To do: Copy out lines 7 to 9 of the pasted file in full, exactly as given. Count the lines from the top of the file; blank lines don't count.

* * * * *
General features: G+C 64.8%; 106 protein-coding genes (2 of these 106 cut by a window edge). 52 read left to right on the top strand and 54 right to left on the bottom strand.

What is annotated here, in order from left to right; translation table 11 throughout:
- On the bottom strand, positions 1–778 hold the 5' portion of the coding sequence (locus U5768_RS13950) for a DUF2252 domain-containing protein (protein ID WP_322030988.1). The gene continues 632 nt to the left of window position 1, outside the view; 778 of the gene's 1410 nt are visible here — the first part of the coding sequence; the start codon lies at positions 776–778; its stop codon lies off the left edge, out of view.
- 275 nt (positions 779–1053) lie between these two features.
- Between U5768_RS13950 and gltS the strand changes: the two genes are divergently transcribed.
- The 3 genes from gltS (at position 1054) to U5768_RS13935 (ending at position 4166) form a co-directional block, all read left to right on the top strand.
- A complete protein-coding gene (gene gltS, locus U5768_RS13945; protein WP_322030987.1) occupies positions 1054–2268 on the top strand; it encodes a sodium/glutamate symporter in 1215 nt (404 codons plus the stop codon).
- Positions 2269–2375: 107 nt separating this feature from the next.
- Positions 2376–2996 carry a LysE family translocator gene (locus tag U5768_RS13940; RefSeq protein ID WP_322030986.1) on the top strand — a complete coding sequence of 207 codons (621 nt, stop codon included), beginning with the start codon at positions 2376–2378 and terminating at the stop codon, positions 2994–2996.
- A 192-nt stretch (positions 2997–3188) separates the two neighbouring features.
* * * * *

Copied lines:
- A complete protein-coding gene (gene gltS, locus U5768_RS13945; protein WP_322030987.1) occupies positions 1054–2268 on the top strand; it encodes a sodium/glutamate symporter in 1215 nt (404 codons plus the stop codon).
- Positions 2269–2375: 107 nt separating this feature from the next.
- Positions 2376–2996 carry a LysE family translocator gene (locus tag U5768_RS13940; RefSeq protein ID WP_322030986.1) on the top strand — a complete coding sequence of 207 codons (621 nt, stop codon included), beginning with the start codon at positions 2376–2378 and terminating at the stop codon, positions 2994–2996.